There’s an odd loose line visible where they’re towing the beast out back-first … next time I see a farmer pulling a cow out of a mud pit, I’ll pay more attention to how he’s rigged his slings.

  2. I would be concerned of the unintended consequence that sedating the mother would stop her breathing, with mud pressing in all around but being unable to expand her ribcage.

    1. Mostly she’s laying on her side, with her legs out to one side. Not “buried to the shoulders” as the video is titled.
      Somehow, I don’t think that this crew (including the vet) is performing at their first rodeo.

  3. How did Mom get trapped in the first place?

    The still at the video link has a water surface in it in the background. Odds are good that this is at the margin of a water hole (possibly a river bank).
    There is a relevant property of clay-rich sediments (also extremely relevant to the water-rich “mud” that we use for drilling oil wells), whereby for certain clay chemistry, salts composition and concentration in the liquid phase, as well as temperature, the mixture viscosity varies with the shear rate you apply to the mixture. (footnote) Actually, in general viscosity varies with shear rate – but only one set of circumstances matters for this situation : when the viscosity of the mixture decreases as the shear rate increases.
    In this case, consider an antelope walking on the mud beside the waterhole, and compare it to an elephant. The antelope’s hoof imposes a shear stress on the mud which shears, to a very low rate. Consequently the viscosity of the mud decreases. Fortunately for the antelope, the decreased viscosity remains sufficient to support the weight of the antelope – at least for long enough for the lion to get it.
    The elephant’s foot on the other hand, imposes a greater initial stress on the mud, and causes a greater decrease in the mud’s viscosity. Which sometimes can be sufficient to allow the mud to continue shearing under the elephant’s weight, whereby the mud’s viscosity continues to decrease, the mud shears faster … and you have a lovely positive feedback loop forming an elephant trap which you can decorate with a topping of safely dancing antelopes.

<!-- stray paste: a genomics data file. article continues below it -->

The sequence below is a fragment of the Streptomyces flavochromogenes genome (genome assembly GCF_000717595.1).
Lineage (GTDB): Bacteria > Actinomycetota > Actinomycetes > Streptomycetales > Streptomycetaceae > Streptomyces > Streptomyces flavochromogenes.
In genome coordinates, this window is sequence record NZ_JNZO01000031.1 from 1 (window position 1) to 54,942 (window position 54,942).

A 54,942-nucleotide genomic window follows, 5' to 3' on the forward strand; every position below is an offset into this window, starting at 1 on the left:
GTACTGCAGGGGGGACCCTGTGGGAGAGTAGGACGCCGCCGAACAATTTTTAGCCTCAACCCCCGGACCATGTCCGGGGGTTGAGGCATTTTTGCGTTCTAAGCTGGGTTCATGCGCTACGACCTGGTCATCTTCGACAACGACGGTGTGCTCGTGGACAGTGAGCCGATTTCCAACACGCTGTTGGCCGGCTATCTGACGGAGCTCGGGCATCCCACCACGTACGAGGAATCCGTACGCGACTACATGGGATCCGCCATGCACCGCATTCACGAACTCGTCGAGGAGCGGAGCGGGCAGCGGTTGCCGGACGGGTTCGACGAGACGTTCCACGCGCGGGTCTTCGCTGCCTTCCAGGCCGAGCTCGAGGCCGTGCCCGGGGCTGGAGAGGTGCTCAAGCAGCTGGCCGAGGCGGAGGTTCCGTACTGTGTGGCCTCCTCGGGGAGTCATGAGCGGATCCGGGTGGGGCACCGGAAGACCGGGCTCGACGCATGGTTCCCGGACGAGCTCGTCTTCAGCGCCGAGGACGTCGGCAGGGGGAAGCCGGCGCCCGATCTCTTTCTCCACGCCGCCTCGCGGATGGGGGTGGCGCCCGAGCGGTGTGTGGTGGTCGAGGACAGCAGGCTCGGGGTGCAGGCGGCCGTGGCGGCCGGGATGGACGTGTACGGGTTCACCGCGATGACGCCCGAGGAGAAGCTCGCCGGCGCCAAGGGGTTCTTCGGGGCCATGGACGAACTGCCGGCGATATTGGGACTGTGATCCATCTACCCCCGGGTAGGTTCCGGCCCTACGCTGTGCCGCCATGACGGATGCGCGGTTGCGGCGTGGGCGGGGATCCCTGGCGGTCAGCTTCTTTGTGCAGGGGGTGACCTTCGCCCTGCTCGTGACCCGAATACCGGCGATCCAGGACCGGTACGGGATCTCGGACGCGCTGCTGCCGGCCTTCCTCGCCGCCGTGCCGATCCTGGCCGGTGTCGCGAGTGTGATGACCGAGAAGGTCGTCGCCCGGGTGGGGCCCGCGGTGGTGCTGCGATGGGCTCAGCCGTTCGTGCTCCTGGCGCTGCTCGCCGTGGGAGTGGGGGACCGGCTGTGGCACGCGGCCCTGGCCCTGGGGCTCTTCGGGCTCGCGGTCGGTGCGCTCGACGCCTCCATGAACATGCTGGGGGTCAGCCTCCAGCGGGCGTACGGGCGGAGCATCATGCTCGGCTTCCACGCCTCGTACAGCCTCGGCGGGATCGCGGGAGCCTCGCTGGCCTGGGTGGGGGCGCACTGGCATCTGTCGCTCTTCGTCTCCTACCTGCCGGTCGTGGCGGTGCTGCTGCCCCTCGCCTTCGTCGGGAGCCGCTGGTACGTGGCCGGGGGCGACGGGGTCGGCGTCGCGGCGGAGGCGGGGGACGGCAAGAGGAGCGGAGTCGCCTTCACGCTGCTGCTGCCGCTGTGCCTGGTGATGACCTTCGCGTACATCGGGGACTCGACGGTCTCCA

Similar processes occur in forming footprints. Geologists know this as the noble science of ichnology – the fossils of living organisms behaving (well, badly or indifferently) in contrast to the fossils of dead organisms, behaving decomposingly. Geomorphologists have to take it into account in studies of (say) slope stability as the rain soaks the hillside (wasn’t this an issue in California last week?), or as a volcano piles loose ash onto slopes of loose ash (searching my memory for such a recent lahar event … Pinatubo in 1991 unleashed a lot of lahar flows (with some fatalities, IIRC), but the lahar from Nevado de Ruiz that hit Armero in 1985 with 20-several kilo-fatalities (it made the geology news when I were nobbut an undergrad). Important things, lahars.
    Anyone here got relatives or property near Mt Rainier? Important things, lahars.
    footnote There’s also the complication of the change in shear rate with time. Let’s just leave that aside, because we try to work with steady states, and only dealt with time-dependent conditions when we absolutely had to. I spent several weeks in “absolutely had to” state on one “interesting times” well, to the tune of about 30 M$. It can be a real bugger to manage, successfully – meaning there was nothing for the press to report on.
    Rheology – the science of viscosity – is an interesting subject. Very important. And it has one of the best Descartes-like deathbed speeches in the mouth of a founder since … well, Descartes.